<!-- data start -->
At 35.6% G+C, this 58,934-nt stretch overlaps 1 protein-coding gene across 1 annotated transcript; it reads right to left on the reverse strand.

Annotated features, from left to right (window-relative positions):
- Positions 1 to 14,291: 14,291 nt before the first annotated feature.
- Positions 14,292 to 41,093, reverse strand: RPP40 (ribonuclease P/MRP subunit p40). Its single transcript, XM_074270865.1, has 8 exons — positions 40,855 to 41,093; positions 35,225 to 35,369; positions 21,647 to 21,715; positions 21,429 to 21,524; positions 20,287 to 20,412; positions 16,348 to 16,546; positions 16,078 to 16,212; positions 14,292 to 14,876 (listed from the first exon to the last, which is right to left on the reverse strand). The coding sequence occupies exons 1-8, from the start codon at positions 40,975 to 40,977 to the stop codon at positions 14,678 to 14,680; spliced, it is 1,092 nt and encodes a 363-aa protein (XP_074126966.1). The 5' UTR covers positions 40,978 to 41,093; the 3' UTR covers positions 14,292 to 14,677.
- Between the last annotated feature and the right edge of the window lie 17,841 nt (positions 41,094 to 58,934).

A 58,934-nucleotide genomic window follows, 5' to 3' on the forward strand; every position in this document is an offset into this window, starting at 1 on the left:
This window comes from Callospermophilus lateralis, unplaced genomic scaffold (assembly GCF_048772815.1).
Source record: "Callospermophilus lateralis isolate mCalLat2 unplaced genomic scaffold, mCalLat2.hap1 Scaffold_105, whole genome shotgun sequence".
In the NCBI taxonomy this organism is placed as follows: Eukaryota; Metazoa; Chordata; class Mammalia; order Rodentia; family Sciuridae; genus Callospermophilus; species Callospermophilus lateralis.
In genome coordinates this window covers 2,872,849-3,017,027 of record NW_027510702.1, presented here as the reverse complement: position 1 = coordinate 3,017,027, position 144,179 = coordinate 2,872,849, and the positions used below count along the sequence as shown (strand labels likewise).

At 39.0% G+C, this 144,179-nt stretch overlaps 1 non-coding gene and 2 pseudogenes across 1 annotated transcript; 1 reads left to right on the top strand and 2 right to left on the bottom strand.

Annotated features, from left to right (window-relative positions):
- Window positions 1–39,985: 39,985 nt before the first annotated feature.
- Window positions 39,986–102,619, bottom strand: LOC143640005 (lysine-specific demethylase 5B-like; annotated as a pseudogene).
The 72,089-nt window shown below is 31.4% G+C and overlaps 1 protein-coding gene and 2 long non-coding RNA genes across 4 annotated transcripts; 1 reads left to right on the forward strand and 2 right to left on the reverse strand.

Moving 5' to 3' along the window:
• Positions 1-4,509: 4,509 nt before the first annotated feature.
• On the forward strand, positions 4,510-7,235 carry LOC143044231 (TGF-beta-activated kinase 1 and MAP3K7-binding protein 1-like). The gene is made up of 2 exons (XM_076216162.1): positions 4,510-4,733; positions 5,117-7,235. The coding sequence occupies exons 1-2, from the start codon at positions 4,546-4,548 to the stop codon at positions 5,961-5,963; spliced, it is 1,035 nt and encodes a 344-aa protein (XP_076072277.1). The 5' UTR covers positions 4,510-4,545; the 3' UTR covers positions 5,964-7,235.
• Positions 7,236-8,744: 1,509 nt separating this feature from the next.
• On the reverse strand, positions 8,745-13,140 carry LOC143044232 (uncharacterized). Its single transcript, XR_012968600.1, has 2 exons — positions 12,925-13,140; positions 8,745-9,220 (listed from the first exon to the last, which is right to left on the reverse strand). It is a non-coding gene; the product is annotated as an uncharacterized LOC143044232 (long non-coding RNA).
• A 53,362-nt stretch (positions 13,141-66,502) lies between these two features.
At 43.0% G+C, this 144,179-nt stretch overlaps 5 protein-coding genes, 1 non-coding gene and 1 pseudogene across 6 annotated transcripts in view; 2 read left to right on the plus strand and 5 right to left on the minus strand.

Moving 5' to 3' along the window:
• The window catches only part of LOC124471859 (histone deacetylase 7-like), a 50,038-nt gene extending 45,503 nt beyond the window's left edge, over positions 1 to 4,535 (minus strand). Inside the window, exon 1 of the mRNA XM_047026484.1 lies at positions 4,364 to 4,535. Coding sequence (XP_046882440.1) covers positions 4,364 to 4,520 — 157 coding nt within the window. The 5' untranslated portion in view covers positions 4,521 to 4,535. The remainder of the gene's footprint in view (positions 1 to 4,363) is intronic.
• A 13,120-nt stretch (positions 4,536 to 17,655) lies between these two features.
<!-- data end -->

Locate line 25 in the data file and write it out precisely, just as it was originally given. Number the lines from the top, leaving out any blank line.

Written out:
• A 13,120-nt stretch (positions 4,536 to 17,655) lies between these two features.